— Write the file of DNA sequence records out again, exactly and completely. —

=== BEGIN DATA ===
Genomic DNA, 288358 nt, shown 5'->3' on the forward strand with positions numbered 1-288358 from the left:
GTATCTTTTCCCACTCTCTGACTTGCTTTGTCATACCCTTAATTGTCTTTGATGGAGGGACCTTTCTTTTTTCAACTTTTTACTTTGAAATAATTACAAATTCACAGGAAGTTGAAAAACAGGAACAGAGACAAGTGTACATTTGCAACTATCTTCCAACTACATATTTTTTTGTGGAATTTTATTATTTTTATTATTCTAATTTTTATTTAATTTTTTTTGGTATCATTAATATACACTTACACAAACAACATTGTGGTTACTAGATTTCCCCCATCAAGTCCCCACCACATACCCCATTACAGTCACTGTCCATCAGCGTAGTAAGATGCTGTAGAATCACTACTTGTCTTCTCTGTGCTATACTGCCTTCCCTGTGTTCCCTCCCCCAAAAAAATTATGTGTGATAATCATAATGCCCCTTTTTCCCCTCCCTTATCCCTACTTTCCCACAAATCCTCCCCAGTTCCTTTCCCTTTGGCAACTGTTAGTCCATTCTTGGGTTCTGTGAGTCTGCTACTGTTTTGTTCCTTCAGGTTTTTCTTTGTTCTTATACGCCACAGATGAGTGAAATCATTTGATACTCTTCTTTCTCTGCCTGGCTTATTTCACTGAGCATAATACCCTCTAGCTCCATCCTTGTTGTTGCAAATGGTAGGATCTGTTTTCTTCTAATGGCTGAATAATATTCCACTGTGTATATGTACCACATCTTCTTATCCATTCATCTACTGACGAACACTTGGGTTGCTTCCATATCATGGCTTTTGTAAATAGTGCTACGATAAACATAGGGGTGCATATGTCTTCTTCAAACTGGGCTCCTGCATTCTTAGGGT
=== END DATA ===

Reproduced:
Genomic DNA, 288358 nt, shown 5'->3' on the forward strand with positions numbered 1-288358 from the left:
GTATCTTTTCCCACTCTCTGACTTGCTTTGTCATACCCTTAATTGTCTTTGATGGAGGGACCTTTCTTTTTTCAACTTTTTACTTTGAAATAATTACAAATTCACAGGAAGTTGAAAAACAGGAACAGAGACAAGTGTACATTTGCAACTATCTTCCAACTACATATTTTTTTGTGGAATTTTATTATTTTTATTATTCTAATTTTTATTTAATTTTTTTTGGTATCATTAATATACACTTACACAAACAACATTGTGGTTACTAGATTTCCCCCATCAAGTCCCCACCACATACCCCATTACAGTCACTGTCCATCAGCGTAGTAAGATGCTGTAGAATCACTACTTGTCTTCTCTGTGCTATACTGCCTTCCCTGTGTTCCCTCCCCCAAAAAAATTATGTGTGATAATCATAATGCCCCTTTTTCCCCTCCCTTATCCCTACTTTCCCACAAATCCTCCCCAGTTCCTTTCCCTTTGGCAACTGTTAGTCCATTCTTGGGTTCTGTGAGTCTGCTACTGTTTTGTTCCTTCAGGTTTTTCTTTGTTCTTATACGCCACAGATGAGTGAAATCATTTGATACTCTTCTTTCTCTGCCTGGCTTATTTCACTGAGCATAATACCCTCTAGCTCCATCCTTGTTGTTGCAAATGGTAGGATCTGTTTTCTTCTAATGGCTGAATAATATTCCACTGTGTATATGTACCACATCTTCTTATCCATTCATCTACTGACGAACACTTGGGTTGCTTCCATATCATGGCTTTTGTAAATAGTGCTACGATAAACATAGGGGTGCATATGTCTTCTTCAAACTGGGCTCCTGCATTCTTAGGGT